Cyrus steered Shapoorji's fast-track growth

Last Updated: Wed, Nov 23, 2011 20:32 hrs

Cyrus Mistry, 43, is proud of the Shapoorji Pallonji group’s 147-year heritage. He traces it back to a dam the then Littlewood Pallonji & Co built to bring water to the city of Bombay.

The junior Mistry used to look after construction and infrastructure at the group, while his elder brother, Shapoor, headed the real estate and Forbes' ventures. Father Shapoorji Pallonji Mistry is chairman of the group.

In the decade and a half he has been at the helm of the Rs 9,000-crore group, Mistry has helped it build an impressive portfolio. The tallest residential building in India, the largest mall and the largest cement clinker plant in Asia -- he claims all these and more as the group’s icons. “These stand as proud testimonies of the abilities of our staff and the faith reposed in us by our clients,” Mistry says in his message on the group website.

Shapoorji Pallonji and Co, the group flagship, has grown over 10-fold since the turn of the millennium (Cyrus took over as managing director much before, in 1994), with a turnover now of Rs 2,678 crore and profit of Rs 111 crore. Eureka Forbes, the company that made vacuum cleaners ubiquitous, grew a little over three times in size but profits grew more modestly, at a little over a half from Rs 12.6 crore in 1999-2000 to Rs 19.17 crore in 2009-10.

When he took over Afcons Infrastructure as its chairman in the year 2000, it was a Rs 280-crore company, with Rs 5-crore profit. Last year, the company’s revenues were Rs 1,042 crore and net profit was Rs 59 crore. An executive from Afcons said Mistry played a big part in the change. "He is the guy who took over the management and turned it around. He is a hands-on entrepreneur," the executive said.

According to data on the Bombay Stock Exchange, Cyrus is on the board of 14 unlisted companies and two listed ones, Forbes & Co and Gokak Textiles. There are 20 operating companies within the group.

Mistry also played a predominant role in deciding against listing on the exchanges. “The decision to not go for an Initial Public Offer was a board decision, but he played a predominant part in that,” the executive added. It seemed to have clicked, given the state of several listed infrastructure and real estate peers, who have seen considerable market cap erosion in the choppy markets.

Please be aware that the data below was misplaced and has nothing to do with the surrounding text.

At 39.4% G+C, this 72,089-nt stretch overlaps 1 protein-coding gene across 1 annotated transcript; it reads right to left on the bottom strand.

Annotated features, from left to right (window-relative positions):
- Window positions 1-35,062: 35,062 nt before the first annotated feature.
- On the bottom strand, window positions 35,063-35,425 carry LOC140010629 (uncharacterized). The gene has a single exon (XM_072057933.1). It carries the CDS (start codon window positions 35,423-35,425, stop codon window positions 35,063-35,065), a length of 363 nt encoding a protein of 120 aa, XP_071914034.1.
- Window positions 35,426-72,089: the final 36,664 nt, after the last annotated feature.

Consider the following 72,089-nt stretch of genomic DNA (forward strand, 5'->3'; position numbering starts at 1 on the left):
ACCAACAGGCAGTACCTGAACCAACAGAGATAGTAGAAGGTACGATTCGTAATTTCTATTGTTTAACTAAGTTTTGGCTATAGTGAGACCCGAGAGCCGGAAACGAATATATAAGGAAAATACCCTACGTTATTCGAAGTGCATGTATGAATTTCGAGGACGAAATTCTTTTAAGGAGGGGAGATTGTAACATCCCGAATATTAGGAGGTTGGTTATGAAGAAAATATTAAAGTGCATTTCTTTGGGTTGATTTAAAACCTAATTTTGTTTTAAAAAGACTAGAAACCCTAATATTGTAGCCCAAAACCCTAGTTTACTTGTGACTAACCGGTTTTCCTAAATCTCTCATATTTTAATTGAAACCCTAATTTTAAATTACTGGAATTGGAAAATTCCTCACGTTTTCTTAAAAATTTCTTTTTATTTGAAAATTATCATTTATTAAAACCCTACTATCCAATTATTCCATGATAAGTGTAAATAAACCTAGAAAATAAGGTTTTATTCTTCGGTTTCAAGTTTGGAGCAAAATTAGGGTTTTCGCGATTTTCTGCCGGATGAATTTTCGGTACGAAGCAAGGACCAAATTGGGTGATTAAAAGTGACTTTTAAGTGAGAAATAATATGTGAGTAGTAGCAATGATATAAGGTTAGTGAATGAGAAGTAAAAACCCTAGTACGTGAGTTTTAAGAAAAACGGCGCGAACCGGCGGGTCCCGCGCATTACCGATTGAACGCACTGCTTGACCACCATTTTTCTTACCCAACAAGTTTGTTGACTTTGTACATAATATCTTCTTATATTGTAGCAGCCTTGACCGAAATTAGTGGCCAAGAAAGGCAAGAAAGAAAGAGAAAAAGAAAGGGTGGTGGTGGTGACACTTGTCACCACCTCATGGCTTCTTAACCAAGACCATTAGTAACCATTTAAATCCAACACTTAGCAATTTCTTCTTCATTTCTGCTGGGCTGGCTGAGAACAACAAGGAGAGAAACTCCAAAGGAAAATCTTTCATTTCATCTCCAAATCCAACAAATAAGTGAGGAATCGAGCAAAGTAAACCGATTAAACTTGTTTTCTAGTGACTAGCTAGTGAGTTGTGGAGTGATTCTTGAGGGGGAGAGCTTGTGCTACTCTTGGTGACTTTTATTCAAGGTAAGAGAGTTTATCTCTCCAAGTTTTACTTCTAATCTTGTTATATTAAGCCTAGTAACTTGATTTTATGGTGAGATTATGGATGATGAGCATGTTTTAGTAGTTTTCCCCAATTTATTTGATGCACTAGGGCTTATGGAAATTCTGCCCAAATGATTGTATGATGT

What to expect
While Mistry will have to spend more time at Bombay House as deputy chairman of Tata Sons, at the SP Group, a four-member ‘Group Centre’ will look for and advise the next MD. The Group Centre advises the ‘sponsors’ (or promoters) in all strategic decisions. “The group has a lot of depth and a lot of professionals to look after the business. There is a CEO for each of the businesses and those businesses will continue to operate normally,” said an insider. “Reporting may change but not the day to day running of the business. Transition will be smooth.”

People who know Mistry said he was soft-spoken, a humble person and believes in collaboration. “He loves to play golf, manages time for the game and also tries to manage his holidays to permit him to play golf in different parts of the world,” according to Eminent Parsis, Part II, 1964-2007, a book by B T Dastur.

Mistry enjoys the confidence of his 5,500-odd employees, but his people skills will be more severely tested in his new assignment, where he has to manage nearly 100 times that number. With nearly 100 group companies, an annual general managers’ meet alone was expected to draw more people than the entire staff on the SP group rolls.

Mistry comes across as a person who wants to keep employees in good humour. He remembers to acknowledge their contribution in the growth of the SP group. “I am confident that through the devotion and hard work of our staff, we will reinvent our operations with a drive towards industry-leading ‘process excellence’, so as to deliver our projects on time and with the quality that our customers have come to expect from us,” Mistry had recently said.

Adding: “While we take pride in our legacy, we acknowledge that the journey ahead is challenging. Our business environment has seen drastic changes in the light of rising commodity prices, labour shortages, stiff competition and a strict regulatory environment.”

Mistry’s ability to manage them will determine the course of what looks like a long term at the helm.

(With inputs from Aneesh Phadnis)

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